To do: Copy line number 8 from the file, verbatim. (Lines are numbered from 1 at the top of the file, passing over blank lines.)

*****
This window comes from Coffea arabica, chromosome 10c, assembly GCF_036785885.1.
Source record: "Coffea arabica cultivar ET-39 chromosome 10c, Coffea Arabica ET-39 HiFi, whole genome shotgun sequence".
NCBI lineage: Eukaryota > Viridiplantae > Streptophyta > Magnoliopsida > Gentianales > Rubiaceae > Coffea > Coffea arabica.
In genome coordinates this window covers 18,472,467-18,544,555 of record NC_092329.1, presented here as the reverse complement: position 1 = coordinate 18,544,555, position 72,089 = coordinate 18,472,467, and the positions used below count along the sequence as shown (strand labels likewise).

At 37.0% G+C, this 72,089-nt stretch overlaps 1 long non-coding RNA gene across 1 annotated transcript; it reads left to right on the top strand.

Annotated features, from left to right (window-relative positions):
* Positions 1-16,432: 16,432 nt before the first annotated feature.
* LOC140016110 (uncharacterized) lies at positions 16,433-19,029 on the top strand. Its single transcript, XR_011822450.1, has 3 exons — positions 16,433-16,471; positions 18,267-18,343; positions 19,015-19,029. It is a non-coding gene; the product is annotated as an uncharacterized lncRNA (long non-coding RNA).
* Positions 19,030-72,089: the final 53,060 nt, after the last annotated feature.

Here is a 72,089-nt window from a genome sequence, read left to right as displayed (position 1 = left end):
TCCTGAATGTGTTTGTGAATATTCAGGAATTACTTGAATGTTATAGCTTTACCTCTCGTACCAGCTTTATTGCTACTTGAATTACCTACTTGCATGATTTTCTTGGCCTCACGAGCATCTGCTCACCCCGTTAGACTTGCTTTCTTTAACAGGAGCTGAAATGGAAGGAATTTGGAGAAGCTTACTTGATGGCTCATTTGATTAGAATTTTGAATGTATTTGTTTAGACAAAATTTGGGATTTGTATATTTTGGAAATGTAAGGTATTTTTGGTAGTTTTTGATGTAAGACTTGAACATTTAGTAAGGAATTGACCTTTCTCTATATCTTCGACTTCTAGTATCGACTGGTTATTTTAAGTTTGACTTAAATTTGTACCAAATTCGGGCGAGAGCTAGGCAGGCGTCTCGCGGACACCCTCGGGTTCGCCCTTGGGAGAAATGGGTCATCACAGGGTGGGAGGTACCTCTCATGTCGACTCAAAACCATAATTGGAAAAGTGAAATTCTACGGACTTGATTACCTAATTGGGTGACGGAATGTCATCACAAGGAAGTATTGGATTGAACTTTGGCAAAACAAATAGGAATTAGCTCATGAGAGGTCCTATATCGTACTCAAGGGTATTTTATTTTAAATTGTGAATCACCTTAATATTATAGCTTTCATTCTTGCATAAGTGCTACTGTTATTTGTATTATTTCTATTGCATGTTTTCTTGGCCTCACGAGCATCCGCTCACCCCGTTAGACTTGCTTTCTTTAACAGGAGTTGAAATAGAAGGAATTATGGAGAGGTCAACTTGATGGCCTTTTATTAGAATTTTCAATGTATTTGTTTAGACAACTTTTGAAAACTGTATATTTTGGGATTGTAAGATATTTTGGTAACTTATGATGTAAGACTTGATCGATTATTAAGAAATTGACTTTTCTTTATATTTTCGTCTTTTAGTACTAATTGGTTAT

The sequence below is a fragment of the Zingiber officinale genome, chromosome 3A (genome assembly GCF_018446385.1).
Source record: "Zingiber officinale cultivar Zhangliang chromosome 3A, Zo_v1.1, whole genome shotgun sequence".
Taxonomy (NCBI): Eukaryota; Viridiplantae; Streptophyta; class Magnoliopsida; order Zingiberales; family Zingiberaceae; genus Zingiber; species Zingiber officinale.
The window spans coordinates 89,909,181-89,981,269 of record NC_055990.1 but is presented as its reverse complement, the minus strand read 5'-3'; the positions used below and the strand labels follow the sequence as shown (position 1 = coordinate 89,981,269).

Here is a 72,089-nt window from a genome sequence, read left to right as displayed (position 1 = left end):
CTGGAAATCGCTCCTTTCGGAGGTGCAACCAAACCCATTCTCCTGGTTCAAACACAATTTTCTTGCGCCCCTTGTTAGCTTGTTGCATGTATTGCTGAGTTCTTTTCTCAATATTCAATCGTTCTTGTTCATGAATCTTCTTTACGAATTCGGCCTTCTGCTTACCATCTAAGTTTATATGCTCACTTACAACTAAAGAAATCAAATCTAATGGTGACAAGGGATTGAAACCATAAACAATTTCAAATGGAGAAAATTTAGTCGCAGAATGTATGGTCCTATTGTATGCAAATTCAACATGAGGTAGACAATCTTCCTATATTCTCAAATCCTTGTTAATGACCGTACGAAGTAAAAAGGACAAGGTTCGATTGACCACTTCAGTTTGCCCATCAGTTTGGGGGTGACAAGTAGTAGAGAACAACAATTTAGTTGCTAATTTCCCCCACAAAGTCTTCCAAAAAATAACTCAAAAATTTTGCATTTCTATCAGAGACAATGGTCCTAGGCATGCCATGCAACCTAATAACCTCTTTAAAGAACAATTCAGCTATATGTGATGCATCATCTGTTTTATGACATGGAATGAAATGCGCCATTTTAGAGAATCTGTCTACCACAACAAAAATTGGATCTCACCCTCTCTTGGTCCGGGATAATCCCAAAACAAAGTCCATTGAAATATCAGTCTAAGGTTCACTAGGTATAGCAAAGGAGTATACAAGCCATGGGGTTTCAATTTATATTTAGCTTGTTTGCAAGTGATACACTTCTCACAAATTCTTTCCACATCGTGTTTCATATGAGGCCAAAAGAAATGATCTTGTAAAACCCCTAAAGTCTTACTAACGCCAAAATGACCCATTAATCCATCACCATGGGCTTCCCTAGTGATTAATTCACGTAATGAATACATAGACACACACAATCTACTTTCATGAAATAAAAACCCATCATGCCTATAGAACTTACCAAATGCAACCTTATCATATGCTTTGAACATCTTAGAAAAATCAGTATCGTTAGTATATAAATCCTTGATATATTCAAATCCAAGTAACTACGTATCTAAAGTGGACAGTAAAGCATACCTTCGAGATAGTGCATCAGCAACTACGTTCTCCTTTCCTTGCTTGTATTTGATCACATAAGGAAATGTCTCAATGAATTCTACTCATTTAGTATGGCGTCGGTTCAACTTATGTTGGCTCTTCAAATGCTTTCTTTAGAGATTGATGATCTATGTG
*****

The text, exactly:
* LOC140016110 (uncharacterized) lies at positions 16,433-19,029 on the top strand. Its single transcript, XR_011822450.1, has 3 exons — positions 16,433-16,471; positions 18,267-18,343; positions 19,015-19,029. It is a non-coding gene; the product is annotated as an uncharacterized lncRNA (long non-coding RNA).